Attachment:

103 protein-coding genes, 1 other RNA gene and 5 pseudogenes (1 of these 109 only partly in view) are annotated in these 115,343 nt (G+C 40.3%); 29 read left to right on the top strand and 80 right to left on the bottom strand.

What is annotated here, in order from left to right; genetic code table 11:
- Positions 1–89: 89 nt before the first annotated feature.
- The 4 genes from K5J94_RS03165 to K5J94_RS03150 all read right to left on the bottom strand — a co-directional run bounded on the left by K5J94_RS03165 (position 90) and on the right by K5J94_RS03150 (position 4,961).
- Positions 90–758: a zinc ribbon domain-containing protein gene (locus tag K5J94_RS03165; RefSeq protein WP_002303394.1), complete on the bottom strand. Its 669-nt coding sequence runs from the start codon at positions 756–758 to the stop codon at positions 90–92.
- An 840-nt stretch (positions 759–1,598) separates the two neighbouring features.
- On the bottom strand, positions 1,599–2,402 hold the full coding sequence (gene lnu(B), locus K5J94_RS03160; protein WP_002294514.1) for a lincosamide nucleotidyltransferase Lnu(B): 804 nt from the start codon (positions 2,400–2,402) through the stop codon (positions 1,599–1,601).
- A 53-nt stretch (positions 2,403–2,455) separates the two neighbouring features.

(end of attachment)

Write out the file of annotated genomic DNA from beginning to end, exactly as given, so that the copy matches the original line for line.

103 protein-coding genes, 1 other RNA gene and 5 pseudogenes (1 of these 109 only partly in view) are annotated in these 115,343 nt (G+C 40.3%); 29 read left to right on the top strand and 80 right to left on the bottom strand.

What is annotated here, in order from left to right; genetic code table 11:
- Positions 1–89: 89 nt before the first annotated feature.
- The 4 genes from K5J94_RS03165 to K5J94_RS03150 all read right to left on the bottom strand — a co-directional run bounded on the left by K5J94_RS03165 (position 90) and on the right by K5J94_RS03150 (position 4,961).
- Positions 90–758: a zinc ribbon domain-containing protein gene (locus tag K5J94_RS03165; RefSeq protein WP_002303394.1), complete on the bottom strand. Its 669-nt coding sequence runs from the start codon at positions 756–758 to the stop codon at positions 90–92.
- An 840-nt stretch (positions 759–1,598) separates the two neighbouring features.
- On the bottom strand, positions 1,599–2,402 hold the full coding sequence (gene lnu(B), locus K5J94_RS03160; protein WP_002294514.1) for a lincosamide nucleotidyltransferase Lnu(B): 804 nt from the start codon (positions 2,400–2,402) through the stop codon (positions 1,599–1,601).
- A 53-nt stretch (positions 2,403–2,455) separates the two neighbouring features.